• Label: Parlophone (Wea)
  • UPC: 724353545727
  • Catalog Number: 354572
  • Sales rank: 653

Album Credits

Performance Credits
Jethro Tull Primary Artist
Robin Black Organ, Piano
John Evan Organ, Piano
Technical Credits
Ian Anderson Composer, Producer, Liner Notes
Robin Black Engineer
Ruan O'Lochlainn Cover Design
Kevin Reilly Graphic Presentation
Terry Ellis Executive Producer, Cover Design
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Customer Reviews

Average Rating 4.5
( 6 )
Rating Distribution

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Sort by: Showing all of 6 Customer Reviews
  • Posted October 1, 2010

    more from this reviewer

    A great album that needed better cover art

    Amazingly enough, this album was initially hurt by its truly horrid cover art (it has the look of a budget bin throw away) but the great songs on it overcame that obstacle. A classic album worthy of being added to any good rock collection (maybe you can draw your own cover for it).

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  • Anonymous

    Posted October 1, 2010

    Great CD

    This CD has seven great songs on it. Some of them are "Teacher," "With you there to help me," "To cry you a song," "A time for everything," and "Witches Promise." I never knew two songs could be that good until I heard "For Michael Collins, Jeffrey and me," and "Inside." The rest of the songs are all right.

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  • Anonymous

    Posted October 1, 2010

    A fine breakthrough

    I consider "Benefit" to be Jethro Tull's breakthrough album. Although I don't really care much for most of the music on here, it really is considered a breakthrough for Jethro Tull because this album goes closer to the band's signature sound rather than the bluesy sounds from their first two attempts, and Ian Anderson has officially grown into his voice (he no longer has that gay sounding voice he had in the 60's). My reccomendations for good music on this album would be "To Cry You a Song", "With You There to Help Me", "Teacher" and "Inside".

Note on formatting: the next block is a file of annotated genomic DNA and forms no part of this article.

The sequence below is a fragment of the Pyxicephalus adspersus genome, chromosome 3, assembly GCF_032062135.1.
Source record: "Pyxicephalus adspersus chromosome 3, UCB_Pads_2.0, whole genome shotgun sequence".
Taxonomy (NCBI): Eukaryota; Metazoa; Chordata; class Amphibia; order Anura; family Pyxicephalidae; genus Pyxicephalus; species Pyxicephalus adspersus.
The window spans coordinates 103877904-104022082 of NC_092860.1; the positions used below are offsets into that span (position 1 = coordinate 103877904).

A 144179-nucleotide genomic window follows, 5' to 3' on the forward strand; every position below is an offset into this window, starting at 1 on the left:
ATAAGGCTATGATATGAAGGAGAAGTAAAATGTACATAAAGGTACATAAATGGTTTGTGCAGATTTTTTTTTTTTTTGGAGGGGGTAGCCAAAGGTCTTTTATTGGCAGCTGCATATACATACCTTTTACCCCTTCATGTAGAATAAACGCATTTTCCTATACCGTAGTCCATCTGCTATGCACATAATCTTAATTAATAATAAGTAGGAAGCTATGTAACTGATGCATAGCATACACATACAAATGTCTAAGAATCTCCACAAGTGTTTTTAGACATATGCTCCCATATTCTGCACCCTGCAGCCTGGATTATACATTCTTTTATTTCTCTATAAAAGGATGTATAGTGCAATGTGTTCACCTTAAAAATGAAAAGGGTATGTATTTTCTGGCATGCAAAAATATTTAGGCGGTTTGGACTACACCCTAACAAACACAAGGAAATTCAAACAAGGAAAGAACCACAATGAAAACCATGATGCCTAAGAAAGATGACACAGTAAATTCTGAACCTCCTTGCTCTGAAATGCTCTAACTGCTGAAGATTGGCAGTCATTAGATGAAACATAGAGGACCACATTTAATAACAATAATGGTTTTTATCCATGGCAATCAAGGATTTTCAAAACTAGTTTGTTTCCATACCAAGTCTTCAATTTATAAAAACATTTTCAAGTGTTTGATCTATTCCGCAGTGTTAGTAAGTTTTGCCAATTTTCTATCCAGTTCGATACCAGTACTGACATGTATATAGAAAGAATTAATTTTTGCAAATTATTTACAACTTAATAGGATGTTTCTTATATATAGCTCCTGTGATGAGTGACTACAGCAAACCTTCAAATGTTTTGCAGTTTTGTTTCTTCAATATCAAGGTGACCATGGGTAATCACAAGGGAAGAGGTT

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  • Anonymous

    Posted October 1, 2010

    Remastered Vintage Tull Worth a Revisit

    Most people who have not yet reached ''a certain age'' are familiar with the music of Jethro Tull only as far as FM radio will take them. Generally, that means they know nothing beyond the singles from Aqualung. Ian Anderson and the lads were making music--great music--years before Aqualung. Benefit, their third record originally released in 1970, is as good as it gets. This album has a richness to it that is hard to describe, but then again, Tull's music has always defied description, somehow brushing against various genre, but never falling squarely into any one. In a time when Led Zeppelin was trying to squeeze a whole lotta love from a lemon, Tull was weaving an elaborate tapestry full of Anderson's quirky, colorful characters. Rather than hormone-laden angst, Tull seems to suspend people and events in mid air, as he dances and plays around them, giving the listener a full 360 degree view.

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  • Anonymous

    Posted December 26, 2008

    No text was provided for this review.

  • Anonymous

    Posted October 12, 2011

    No text was provided for this review.

Sort by: Showing all of 6 Customer Reviews